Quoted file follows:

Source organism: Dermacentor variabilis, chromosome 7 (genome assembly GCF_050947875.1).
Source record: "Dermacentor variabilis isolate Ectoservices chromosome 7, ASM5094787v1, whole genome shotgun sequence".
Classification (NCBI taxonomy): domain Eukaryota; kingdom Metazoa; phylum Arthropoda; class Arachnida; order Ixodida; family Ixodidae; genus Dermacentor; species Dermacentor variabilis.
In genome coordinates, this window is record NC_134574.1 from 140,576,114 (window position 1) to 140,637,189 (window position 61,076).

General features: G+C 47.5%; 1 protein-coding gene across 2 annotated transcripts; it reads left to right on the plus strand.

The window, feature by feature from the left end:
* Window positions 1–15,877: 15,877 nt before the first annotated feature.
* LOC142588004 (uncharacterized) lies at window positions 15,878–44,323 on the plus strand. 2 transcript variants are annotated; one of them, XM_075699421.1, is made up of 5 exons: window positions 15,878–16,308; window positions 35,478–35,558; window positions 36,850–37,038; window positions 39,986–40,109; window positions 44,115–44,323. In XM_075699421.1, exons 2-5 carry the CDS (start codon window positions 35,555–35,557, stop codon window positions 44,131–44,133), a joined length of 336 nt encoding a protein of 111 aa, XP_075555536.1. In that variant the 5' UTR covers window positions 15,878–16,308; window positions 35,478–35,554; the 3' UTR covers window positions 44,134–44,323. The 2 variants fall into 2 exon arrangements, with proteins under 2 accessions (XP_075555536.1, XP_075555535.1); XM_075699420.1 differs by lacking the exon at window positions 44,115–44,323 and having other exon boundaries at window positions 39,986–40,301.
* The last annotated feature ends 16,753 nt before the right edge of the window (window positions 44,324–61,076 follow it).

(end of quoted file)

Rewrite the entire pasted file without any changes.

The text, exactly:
Source organism: Dermacentor variabilis, chromosome 7 (genome assembly GCF_050947875.1).
Source record: "Dermacentor variabilis isolate Ectoservices chromosome 7, ASM5094787v1, whole genome shotgun sequence".
Classification (NCBI taxonomy): domain Eukaryota; kingdom Metazoa; phylum Arthropoda; class Arachnida; order Ixodida; family Ixodidae; genus Dermacentor; species Dermacentor variabilis.
In genome coordinates, this window is record NC_134574.1 from 140,576,114 (window position 1) to 140,637,189 (window position 61,076).

General features: G+C 47.5%; 1 protein-coding gene across 2 annotated transcripts; it reads left to right on the plus strand.

The window, feature by feature from the left end:
* Window positions 1–15,877: 15,877 nt before the first annotated feature.
* LOC142588004 (uncharacterized) lies at window positions 15,878–44,323 on the plus strand. 2 transcript variants are annotated; one of them, XM_075699421.1, is made up of 5 exons: window positions 15,878–16,308; window positions 35,478–35,558; window positions 36,850–37,038; window positions 39,986–40,109; window positions 44,115–44,323. In XM_075699421.1, exons 2-5 carry the CDS (start codon window positions 35,555–35,557, stop codon window positions 44,131–44,133), a joined length of 336 nt encoding a protein of 111 aa, XP_075555536.1. In that variant the 5' UTR covers window positions 15,878–16,308; window positions 35,478–35,554; the 3' UTR covers window positions 44,134–44,323. The 2 variants fall into 2 exon arrangements, with proteins under 2 accessions (XP_075555536.1, XP_075555535.1); XM_075699420.1 differs by lacking the exon at window positions 44,115–44,323 and having other exon boundaries at window positions 39,986–40,301.
* The last annotated feature ends 16,753 nt before the right edge of the window (window positions 44,324–61,076 follow it).